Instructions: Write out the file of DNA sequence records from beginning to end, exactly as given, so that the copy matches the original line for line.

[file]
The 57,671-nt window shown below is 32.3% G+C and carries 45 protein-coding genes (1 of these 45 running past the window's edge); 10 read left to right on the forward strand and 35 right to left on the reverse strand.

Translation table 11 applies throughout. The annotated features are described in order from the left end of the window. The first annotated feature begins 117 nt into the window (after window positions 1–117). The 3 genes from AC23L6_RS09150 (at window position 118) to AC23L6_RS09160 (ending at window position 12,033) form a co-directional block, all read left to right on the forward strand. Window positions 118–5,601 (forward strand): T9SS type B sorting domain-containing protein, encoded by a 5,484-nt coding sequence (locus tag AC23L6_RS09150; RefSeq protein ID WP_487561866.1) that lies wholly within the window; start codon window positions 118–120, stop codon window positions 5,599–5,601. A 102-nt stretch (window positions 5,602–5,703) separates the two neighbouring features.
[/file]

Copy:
The 57,671-nt window shown below is 32.3% G+C and carries 45 protein-coding genes (1 of these 45 running past the window's edge); 10 read left to right on the forward strand and 35 right to left on the reverse strand.

Translation table 11 applies throughout. The annotated features are described in order from the left end of the window. The first annotated feature begins 117 nt into the window (after window positions 1–117). The 3 genes from AC23L6_RS09150 (at window position 118) to AC23L6_RS09160 (ending at window position 12,033) form a co-directional block, all read left to right on the forward strand. Window positions 118–5,601 (forward strand): T9SS type B sorting domain-containing protein, encoded by a 5,484-nt coding sequence (locus tag AC23L6_RS09150; RefSeq protein ID WP_487561866.1) that lies wholly within the window; start codon window positions 118–120, stop codon window positions 5,599–5,601. A 102-nt stretch (window positions 5,602–5,703) separates the two neighbouring features.